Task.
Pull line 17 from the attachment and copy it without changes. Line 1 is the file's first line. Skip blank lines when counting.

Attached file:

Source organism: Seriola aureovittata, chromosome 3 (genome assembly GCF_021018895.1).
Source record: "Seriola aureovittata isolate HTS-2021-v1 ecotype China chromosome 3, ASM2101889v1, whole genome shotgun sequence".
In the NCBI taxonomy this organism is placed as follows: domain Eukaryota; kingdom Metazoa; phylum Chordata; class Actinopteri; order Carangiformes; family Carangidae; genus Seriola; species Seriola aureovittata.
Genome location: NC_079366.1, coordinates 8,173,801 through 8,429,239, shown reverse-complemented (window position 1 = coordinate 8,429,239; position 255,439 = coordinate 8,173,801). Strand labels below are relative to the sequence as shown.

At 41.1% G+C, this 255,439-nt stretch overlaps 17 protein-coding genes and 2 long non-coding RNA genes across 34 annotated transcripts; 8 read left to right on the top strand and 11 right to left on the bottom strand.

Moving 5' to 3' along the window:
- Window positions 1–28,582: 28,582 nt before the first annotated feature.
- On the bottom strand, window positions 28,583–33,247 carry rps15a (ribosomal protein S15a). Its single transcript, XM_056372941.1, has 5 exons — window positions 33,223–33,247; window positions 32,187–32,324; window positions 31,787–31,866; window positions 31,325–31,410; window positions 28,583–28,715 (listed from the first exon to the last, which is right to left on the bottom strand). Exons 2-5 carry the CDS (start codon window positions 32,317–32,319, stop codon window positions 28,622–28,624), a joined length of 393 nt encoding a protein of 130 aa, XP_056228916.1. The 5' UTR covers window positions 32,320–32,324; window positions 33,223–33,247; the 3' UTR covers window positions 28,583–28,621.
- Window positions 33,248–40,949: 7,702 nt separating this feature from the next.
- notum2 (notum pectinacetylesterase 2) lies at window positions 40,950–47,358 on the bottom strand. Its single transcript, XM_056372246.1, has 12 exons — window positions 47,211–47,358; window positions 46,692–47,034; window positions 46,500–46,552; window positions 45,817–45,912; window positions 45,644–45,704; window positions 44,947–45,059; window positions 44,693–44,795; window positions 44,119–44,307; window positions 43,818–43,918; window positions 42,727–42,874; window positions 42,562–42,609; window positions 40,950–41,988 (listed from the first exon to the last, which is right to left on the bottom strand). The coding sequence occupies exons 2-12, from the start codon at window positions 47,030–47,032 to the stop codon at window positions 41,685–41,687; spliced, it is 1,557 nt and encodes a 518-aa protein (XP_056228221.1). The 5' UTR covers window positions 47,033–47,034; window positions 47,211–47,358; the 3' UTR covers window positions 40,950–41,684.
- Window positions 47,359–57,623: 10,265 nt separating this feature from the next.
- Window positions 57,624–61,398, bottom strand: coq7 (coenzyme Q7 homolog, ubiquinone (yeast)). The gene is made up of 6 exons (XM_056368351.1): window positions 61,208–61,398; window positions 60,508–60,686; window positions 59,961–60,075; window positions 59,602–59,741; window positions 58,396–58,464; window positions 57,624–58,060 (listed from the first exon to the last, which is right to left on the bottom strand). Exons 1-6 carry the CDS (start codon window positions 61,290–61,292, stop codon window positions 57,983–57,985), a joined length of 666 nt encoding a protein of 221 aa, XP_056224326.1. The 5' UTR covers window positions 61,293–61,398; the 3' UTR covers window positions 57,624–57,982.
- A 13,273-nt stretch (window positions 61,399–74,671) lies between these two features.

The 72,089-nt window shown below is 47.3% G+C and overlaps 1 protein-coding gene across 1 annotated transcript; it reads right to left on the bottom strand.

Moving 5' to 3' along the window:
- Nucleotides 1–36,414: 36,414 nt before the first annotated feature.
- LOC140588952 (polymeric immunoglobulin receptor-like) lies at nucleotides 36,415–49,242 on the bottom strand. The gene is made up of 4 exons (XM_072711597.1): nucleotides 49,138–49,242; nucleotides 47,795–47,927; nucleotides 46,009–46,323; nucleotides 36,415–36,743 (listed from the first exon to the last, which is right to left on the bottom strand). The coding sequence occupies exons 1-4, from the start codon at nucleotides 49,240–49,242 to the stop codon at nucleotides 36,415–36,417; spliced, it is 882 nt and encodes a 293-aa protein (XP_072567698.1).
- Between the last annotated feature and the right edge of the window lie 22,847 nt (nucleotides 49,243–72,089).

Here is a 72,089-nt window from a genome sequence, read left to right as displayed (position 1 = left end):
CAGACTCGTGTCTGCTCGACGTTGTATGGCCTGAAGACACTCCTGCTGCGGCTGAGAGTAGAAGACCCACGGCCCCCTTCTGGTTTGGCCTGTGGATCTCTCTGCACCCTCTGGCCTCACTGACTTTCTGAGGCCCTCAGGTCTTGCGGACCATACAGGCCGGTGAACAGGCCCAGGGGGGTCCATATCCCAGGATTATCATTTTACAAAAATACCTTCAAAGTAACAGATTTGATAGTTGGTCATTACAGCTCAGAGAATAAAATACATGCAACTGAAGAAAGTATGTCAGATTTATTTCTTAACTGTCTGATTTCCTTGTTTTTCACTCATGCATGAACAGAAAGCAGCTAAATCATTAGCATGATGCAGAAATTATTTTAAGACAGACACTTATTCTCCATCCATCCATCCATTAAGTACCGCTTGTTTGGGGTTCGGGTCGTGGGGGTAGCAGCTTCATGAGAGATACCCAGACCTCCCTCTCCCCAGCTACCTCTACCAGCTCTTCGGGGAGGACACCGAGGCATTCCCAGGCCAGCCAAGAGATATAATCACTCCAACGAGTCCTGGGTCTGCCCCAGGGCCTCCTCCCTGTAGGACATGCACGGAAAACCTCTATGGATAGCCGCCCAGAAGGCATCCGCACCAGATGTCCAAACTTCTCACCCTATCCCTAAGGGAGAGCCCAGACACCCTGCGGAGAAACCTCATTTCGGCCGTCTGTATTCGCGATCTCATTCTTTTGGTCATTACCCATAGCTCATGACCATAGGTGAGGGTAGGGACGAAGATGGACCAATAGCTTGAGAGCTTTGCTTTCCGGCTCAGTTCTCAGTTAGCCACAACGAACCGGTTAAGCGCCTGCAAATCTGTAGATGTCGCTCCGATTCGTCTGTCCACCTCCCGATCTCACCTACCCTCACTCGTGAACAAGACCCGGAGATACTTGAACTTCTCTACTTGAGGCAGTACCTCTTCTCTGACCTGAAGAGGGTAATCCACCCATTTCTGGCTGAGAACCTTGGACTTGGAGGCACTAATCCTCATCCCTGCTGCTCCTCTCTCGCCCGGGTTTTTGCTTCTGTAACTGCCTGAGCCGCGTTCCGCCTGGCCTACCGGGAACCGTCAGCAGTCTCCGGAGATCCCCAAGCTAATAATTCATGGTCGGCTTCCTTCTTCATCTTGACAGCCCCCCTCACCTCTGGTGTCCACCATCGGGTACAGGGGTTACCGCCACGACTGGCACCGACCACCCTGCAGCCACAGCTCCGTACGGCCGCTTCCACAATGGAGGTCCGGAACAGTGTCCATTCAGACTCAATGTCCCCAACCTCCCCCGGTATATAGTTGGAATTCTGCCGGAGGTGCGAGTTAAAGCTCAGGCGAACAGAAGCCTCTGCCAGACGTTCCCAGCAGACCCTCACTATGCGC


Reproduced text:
- LOC140588952 (polymeric immunoglobulin receptor-like) lies at nucleotides 36,415–49,242 on the bottom strand. The gene is made up of 4 exons (XM_072711597.1): nucleotides 49,138–49,242; nucleotides 47,795–47,927; nucleotides 46,009–46,323; nucleotides 36,415–36,743 (listed from the first exon to the last, which is right to left on the bottom strand). The coding sequence occupies exons 1-4, from the start codon at nucleotides 49,240–49,242 to the stop codon at nucleotides 36,415–36,417; spliced, it is 882 nt and encodes a 293-aa protein (XP_072567698.1).